The East and The
West by Theodore
We of the East spread our sails to the sea,
You of the West stride over the land;
Both are to scatter the hopes of the Free,
As the sower sheds golden grain from his hand.
'Tis ours to circle the stormy bends
Of a continent, yours its ridge to cross;
We must double the capes where a long world ends,
Lone cliffs where two limitless oceans toss.
They meet and are baffled 'mid tempest and wrath,
Breezes are skirmishing, angry winds roar,
While poised on some desperate plunge of our path
We count up the blackening wrecks on the shore.
And you through dreary and thirsty ways,
Where rivers are sand and winds are dust,
Through sultry nights and feverish days,
Move westward still as the sunsets must:
Where the scorched air quivers along the slopes,
Where the slow-footed cattle lie down and die,
Where horizons draw backward till baffled hopes
Are weary of measureless waste and sky.
Yes, ours to battle relentless gales,
And yours the brave and the patient way;
But we hold the storms in our trusty sails,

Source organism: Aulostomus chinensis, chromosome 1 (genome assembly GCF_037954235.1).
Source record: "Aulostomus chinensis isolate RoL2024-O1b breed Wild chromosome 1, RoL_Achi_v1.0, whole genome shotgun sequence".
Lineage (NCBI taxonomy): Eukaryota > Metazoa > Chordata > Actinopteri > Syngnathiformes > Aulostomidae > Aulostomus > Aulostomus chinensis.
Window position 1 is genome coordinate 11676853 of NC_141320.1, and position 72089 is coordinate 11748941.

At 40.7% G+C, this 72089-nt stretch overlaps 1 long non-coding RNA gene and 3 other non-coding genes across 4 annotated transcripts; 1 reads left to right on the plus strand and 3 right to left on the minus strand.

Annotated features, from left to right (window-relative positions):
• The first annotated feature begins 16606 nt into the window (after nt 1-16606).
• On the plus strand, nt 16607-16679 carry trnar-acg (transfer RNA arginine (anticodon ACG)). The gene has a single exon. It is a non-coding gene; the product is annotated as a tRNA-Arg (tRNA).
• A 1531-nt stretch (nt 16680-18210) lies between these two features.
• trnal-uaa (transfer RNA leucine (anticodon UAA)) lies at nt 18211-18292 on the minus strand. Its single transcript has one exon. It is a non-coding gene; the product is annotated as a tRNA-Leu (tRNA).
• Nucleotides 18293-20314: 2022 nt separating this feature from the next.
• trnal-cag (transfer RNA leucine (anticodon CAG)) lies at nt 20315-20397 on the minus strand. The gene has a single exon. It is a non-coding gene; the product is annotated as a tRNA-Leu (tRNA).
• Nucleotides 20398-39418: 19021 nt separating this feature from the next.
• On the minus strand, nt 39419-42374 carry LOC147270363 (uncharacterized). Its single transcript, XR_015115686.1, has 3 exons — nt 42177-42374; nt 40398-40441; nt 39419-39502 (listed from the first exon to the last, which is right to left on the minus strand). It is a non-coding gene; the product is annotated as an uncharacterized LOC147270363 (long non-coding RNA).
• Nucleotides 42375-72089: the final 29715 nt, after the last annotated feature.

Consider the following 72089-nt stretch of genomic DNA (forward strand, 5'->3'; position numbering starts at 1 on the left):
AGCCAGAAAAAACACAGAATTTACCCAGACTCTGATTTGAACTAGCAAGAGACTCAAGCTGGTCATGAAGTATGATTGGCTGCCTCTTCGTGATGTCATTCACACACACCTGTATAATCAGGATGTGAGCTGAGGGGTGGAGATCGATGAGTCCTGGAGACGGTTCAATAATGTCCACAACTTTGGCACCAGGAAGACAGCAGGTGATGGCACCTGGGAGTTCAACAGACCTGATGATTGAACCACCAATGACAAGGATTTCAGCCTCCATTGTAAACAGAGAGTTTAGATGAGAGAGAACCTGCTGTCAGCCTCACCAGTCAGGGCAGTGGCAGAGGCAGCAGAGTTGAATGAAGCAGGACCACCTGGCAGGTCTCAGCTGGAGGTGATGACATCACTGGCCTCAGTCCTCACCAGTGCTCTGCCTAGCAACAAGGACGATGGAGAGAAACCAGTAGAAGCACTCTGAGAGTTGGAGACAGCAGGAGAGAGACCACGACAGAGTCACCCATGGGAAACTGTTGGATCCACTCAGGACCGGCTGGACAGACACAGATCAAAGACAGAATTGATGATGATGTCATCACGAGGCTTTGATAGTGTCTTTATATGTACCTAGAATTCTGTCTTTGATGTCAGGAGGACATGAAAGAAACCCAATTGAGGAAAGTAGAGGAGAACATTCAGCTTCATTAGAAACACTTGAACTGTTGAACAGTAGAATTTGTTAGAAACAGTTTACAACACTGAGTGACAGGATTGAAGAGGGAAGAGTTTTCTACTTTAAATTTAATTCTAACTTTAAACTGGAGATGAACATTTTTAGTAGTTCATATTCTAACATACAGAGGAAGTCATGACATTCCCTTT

And for you the life-giving fountains play.
There are stars above us, and stars for you,—
Rest on the path, and calm on the main:
Storms are but zephyrs, when hearts are true;
We are no weaklings, quick to complain,
When lightnings flash bivouac-fires into gloom,
And with crashing of forests the rains sheet down,—
Or when ships plunge onward where night-clouds loom,
Defiant of darkness and meeting its frown.
These are the days of motion and march;
Now we are ardent, and young, and brave:
Let them that come after us build the arch
Of our triumph, and plant with the laurel our grave.
Time enough to rear temples when heroes are dead,
Time enough to sing paeans after the fight:
Prophets urge onward the future's tread;
We,—we are to kindle its beacon-light.
Our sires lit torches of quenchless flame
To illumine our darkness, if night should be;
But day is a friend to our standards, and shame
Be ours, if we win not a victory!
Man is nobler than men have been,
Souls are vaster than souls have dreamed;
There are broader oceans than eyes have seen,
Noons more glowing than yet have beamed.
Creeping shadows cower low on our land;
These shall not dim our grander day:
Stainless knights must be those who stand
Full in the van of a world's array!
When shall we cease our meagre distrust?
When to each other our true hearts yield?
To make this world an Eden, we must
Fling away each weapon and shield,
And meet each man as a friend and mate,
Trample and spurn and forget our pride,
Glad to accept an equal fate,
Laboring, conquering side by side.